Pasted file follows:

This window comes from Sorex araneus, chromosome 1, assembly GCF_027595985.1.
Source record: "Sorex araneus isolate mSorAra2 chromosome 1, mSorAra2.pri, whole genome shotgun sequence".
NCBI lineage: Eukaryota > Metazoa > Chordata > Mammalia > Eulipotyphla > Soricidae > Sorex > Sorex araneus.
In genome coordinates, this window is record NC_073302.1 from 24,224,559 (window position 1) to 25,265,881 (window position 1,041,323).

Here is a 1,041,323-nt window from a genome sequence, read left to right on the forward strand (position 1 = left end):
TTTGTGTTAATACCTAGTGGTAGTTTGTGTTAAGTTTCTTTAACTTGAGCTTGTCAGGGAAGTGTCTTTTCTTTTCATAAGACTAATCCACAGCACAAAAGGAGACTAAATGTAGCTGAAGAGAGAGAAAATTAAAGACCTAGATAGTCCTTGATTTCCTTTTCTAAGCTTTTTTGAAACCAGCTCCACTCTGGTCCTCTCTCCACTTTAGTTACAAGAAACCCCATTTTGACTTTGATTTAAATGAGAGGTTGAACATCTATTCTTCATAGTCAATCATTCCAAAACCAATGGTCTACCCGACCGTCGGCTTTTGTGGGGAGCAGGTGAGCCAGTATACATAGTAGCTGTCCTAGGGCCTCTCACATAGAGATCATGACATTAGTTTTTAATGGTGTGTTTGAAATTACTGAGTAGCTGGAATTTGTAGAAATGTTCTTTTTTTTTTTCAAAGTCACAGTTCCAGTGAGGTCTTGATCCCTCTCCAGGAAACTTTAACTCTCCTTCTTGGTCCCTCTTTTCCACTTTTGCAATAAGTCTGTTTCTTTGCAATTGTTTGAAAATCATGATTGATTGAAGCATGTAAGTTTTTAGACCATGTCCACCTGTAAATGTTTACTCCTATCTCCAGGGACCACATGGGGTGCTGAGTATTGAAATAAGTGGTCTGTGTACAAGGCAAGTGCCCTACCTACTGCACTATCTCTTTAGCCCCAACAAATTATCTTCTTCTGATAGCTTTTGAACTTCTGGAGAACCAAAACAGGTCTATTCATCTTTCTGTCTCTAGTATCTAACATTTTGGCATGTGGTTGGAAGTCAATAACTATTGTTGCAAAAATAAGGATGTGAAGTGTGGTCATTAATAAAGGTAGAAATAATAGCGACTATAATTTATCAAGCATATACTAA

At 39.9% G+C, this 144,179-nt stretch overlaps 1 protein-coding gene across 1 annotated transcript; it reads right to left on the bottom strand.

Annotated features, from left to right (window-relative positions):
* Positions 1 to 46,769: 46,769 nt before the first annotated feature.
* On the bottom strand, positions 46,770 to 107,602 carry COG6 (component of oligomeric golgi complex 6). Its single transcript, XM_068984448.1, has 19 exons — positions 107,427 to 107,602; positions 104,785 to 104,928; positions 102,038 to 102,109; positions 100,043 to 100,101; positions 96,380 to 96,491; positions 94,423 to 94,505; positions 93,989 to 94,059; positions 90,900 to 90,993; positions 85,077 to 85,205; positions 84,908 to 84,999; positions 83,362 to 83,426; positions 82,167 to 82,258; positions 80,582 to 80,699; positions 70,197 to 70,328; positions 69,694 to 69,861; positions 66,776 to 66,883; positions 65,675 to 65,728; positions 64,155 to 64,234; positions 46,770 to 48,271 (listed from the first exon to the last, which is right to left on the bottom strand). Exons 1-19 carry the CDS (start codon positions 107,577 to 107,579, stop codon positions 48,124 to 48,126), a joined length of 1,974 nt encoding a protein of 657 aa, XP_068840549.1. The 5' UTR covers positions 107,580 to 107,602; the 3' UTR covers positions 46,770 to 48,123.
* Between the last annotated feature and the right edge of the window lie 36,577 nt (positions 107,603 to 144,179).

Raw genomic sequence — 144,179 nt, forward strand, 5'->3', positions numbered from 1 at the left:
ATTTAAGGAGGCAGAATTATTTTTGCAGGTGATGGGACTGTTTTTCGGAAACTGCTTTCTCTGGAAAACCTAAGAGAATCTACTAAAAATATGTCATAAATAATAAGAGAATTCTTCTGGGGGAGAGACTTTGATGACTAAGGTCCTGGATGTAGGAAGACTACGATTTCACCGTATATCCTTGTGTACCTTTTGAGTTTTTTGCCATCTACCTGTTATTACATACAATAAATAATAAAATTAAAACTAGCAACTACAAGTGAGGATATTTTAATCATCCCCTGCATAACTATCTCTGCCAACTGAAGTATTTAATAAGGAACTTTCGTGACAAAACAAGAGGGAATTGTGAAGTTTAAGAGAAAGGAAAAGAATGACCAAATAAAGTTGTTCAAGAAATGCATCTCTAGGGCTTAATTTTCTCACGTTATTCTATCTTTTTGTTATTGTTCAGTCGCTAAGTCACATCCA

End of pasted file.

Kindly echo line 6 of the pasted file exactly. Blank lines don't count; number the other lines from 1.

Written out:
TTTGTGTTAATACCTAGTGGTAGTTTGTGTTAAGTTTCTTTAACTTGAGCTTGTCAGGGAAGTGTCTTTTCTTTTCATAAGACTAATCCACAGCACAAAAGGAGACTAAATGTAGCTGAAGAGAGAGAAAATTAAAGACCTAGATAGTCCTTGATTTCCTTTTCTAAGCTTTTTTGAAACCAGCTCCACTCTGGTCCTCTCTCCACTTTAGTTACAAGAAACCCCATTTTGACTTTGATTTAAATGAGAGGTTGAACATCTATTCTTCATAGTCAATCATTCCAAAACCAATGGTCTACCCGACCGTCGGCTTTTGTGGGGAGCAGGTGAGCCAGTATACATAGTAGCTGTCCTAGGGCCTCTCACATAGAGATCATGACATTAGTTTTTAATGGTGTGTTTGAAATTACTGAGTAGCTGGAATTTGTAGAAATGTTCTTTTTTTTTTTCAAAGTCACAGTTCCAGTGAGGTCTTGATCCCTCTCCAGGAAACTTTAACTCTCCTTCTTGGTCCCTCTTTTCCACTTTTGCAATAAGTCTGTTTCTTTGCAATTGTTTGAAAATCATGATTGATTGAAGCATGTAAGTTTTTAGACCATGTCCACCTGTAAATGTTTACTCCTATCTCCAGGGACCACATGGGGTGCTGAGTATTGAAATAAGTGGTCTGTGTACAAGGCAAGTGCCCTACCTACTGCACTATCTCTTTAGCCCCAACAAATTATCTTCTTCTGATAGCTTTTGAACTTCTGGAGAACCAAAACAGGTCTATTCATCTTTCTGTCTCTAGTATCTAACATTTTGGCATGTGGTTGGAAGTCAATAACTATTGTTGCAAAAATAAGGATGTGAAGTGTGGTCATTAATAAAGGTAGAAATAATAGCGACTATAATTTATCAAGCATATACTAA